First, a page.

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MR. LEHRER: Good evening. Leading the news this Monday, President Bush said public support for Clarence Thomas is holding strong and a Burmese opposition leader won the Nobel Peace Prize. We'll have the details in our News Summary in a moment. Charlayne Hunter-Gault is in New York tonight. Charlayne.
MS. HUNTER-GAULT: After the News Summary, we devote most of the NewsHour to the Clarence Thomas story. We'll assess how this weekend's emotionally charged marathon testimony played on Capitol Hill and around the country, and we'll close with a Clarence Page essay on Columbus Day. NEWS SUMMARY
MR. LEHRER: Two Democratic Senators reaffirmed their support for Supreme Court Nominee Clarence Thomas today. The announcements were by Bennett Johnston of Louisiana and Dennis DeConcini of Arizona. Each said the weekend hearings on charges Thomas sexually harassed Anita Hill, a former assistant, did not change their minds. President Bush spoke today about support for Thomas. He made his remarks as he returned to the White House from Camp David this afternoon.
PRES. BUSH: I'm very pleased with the way the support all across the country is holding strong for Judge Thomas. It's important to note that among Afro-Americans, black Americans, the support is very, very strong. That is significant and I think highly important, so it appears to be holding and now the vote will take place and I think that's about all I care to say about it right now.
MR. LEHRER: A coalition of women's groups held a news conference today. Kate Michelman of the National Abortion Rights Action League said the message to women was not to speak up if they were harassed because they will become victims of character assassination. This evening, Anita Hill spoke to supporters in Norman, Oklahoma.
ANITA HILL, Professor, University of Oklahoma: It's good to be home. These last few days I have had so much help and comfort from my friends in Washington, but I could feel the comfort coming from you too. It's kept me going and now it really feels good to be back here with you. What has sustained me through all of this has been knowing that I could return home, back to my way of life, back to you. Words simply cannot express the kind of anguish that I have experienced over the past several days. I came to Washington because I was asked by the Senate. I did not initiate this investigation which led me to these hearings. I was trying to do my duty as an ordinary American citizen. And I simply told the Senate investigators the truth. The only personal benefit that I have received from this experience is that I have had an opportunity to serve my country.
MR. LEHRER: We'll have more on this story after the News Summary. Charlayne.
MS. HUNTER-GAULT: Sec. of State Baker continued his latest round of shuttle diplomacy today in an effort to forge a Mideast peace conference. We have a report narrated by Tom Brown of Worldwide Television News.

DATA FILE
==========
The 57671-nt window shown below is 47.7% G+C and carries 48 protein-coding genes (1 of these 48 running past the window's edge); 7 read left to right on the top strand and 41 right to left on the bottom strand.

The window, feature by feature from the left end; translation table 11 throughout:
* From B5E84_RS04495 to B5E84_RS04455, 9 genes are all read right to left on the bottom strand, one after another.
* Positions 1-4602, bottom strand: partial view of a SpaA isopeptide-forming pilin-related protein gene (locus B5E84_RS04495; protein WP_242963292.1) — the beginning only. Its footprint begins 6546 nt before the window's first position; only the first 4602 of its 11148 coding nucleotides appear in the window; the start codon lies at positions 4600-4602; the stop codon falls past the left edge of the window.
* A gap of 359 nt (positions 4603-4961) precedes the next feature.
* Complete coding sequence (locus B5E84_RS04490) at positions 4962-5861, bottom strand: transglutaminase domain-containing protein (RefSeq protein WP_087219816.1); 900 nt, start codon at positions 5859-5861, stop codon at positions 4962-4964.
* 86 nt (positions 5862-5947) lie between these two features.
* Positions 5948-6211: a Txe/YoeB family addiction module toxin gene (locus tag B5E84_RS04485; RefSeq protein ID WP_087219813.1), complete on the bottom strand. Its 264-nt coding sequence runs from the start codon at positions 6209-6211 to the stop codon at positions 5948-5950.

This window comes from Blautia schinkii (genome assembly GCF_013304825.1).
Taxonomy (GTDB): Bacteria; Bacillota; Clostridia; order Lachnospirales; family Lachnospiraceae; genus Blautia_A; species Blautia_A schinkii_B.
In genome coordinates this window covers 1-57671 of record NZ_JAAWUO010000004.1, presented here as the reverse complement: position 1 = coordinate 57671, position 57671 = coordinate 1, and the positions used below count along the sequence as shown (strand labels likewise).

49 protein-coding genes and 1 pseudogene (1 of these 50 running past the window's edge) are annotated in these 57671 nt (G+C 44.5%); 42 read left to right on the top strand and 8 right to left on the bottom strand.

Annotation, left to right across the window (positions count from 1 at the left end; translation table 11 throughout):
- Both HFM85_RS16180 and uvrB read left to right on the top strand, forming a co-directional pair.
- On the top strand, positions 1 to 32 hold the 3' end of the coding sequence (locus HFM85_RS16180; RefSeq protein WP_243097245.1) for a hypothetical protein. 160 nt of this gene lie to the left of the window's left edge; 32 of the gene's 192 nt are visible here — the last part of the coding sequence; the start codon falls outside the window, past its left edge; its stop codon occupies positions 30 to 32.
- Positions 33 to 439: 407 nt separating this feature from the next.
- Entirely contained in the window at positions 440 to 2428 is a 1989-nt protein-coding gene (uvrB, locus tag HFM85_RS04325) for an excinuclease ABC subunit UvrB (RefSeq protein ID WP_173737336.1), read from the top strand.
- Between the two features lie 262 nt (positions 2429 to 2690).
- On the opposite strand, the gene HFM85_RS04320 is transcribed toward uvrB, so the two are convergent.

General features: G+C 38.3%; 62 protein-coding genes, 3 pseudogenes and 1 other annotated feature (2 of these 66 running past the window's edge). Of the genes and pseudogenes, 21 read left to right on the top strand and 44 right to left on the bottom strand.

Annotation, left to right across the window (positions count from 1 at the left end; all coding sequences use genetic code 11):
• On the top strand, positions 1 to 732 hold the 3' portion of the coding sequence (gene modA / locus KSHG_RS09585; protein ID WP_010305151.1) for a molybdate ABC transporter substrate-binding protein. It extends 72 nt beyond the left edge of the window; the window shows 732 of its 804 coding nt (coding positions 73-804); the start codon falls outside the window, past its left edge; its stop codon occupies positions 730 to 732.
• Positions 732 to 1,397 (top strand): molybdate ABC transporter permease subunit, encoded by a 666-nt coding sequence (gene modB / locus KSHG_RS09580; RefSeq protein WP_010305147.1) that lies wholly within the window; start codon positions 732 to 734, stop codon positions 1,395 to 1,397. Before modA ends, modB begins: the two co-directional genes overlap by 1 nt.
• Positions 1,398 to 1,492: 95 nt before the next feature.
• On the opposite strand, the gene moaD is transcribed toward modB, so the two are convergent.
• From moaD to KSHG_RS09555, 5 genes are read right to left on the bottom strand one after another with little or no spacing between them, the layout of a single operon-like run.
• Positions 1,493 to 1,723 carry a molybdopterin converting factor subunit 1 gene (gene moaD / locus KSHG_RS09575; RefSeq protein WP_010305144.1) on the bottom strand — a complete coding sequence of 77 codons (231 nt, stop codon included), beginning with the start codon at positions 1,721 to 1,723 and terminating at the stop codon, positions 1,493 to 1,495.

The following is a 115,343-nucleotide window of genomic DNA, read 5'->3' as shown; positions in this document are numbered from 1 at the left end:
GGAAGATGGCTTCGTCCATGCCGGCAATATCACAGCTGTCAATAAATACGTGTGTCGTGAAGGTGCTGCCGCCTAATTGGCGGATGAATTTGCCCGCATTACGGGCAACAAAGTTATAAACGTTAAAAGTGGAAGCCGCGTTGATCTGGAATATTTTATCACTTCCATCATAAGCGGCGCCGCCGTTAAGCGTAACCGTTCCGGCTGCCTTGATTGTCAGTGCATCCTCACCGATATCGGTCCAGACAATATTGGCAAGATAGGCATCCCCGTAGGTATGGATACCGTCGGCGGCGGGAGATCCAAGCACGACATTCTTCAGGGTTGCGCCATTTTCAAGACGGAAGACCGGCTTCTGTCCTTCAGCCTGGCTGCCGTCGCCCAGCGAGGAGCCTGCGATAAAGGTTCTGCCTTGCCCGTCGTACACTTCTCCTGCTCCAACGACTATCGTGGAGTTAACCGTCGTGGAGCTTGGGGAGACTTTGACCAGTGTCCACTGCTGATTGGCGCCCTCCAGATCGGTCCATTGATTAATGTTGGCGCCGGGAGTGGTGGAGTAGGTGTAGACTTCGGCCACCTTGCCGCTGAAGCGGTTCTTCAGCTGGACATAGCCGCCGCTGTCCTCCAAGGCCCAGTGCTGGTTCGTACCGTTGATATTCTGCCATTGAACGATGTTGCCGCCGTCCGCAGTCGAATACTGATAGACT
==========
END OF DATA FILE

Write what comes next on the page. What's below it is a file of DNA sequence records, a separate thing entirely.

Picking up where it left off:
MR. BROWN: This is his eighth trip to the Middle East since the end of the Gulf War. And James Baker is running out of time. Washington hopes to hold a Middle East peace conference by October 31st, and many questions remain unanswered. One of the key issues is that of Palestinian representation. Jordan's King Hussein has demanded that Jordan meet a joint Palestinian-Jordanian delegation. The PLO wants the chairmanship to rotate among delegate members. Washington is calling for the Palestinians to participate as part of the Jordanian delegation. Earlier in the day, Baker met Egypt's President, Hosne Mubarak. The four hour meeting ended on a positive note. Asked whether he thought Washington would meet its October the 31st deadline, Baker said:
SEC. BAKER: The United States remains committed to that goal and remains committed to working very closely with you to bring that about.
MR. BROWN: Baker's next stop will be Syria and then Israel, where he will meet the Soviet foreign minister later this week.
MS. HUNTER-GAULT: Israeli Prime Minister Yitzhak Shamir survived a "no confidence" vote today over his government's position on a peace conference. The vote in parliament was 55 to 46. The opposition Labor Party issued the challenge to Shamir after he expressed doubts that a peace conference would ever take place.
MR. LEHRER: The 1991 Nobel Peace Prize was awarded today to a Burmese opposition leader. En Sen Su Chi is a 46 year old woman who has been under house arrest for more than two years. She was the leader of a non-violent campaign to topple the ruling military Junta in Burma, now known as Mianmar. She has repeatedly condemned the government's human rights abuses and called for democratic reforms. The Norwegian Nobel Committee said Su Chi's struggle is one of the most extraordinary examples of civil courage in Asia in recent decades.
MS. HUNTER-GAULT: In Yugoslavia today, a relief convoy was forced to turn back from the Croatian city of Vukovar. It came as fighting in the civil war intensified. We have a report by Paul Davies of Independent Television News.
MR. DAVIES: The medical teams had risked their lives to reach the sick and injured of Vukovar, but for a third time they returned to Croatian lined, having failed in their mission. The EEC observers desperately disappointed they'd reached the outskirts of the besieged town but continued fighting had eventually forced them to turn back.
SIMON SMITS, EC Observer: Taking all the risks that we had taken yesterday, shelling and firing all night, and then you can only be disappointed.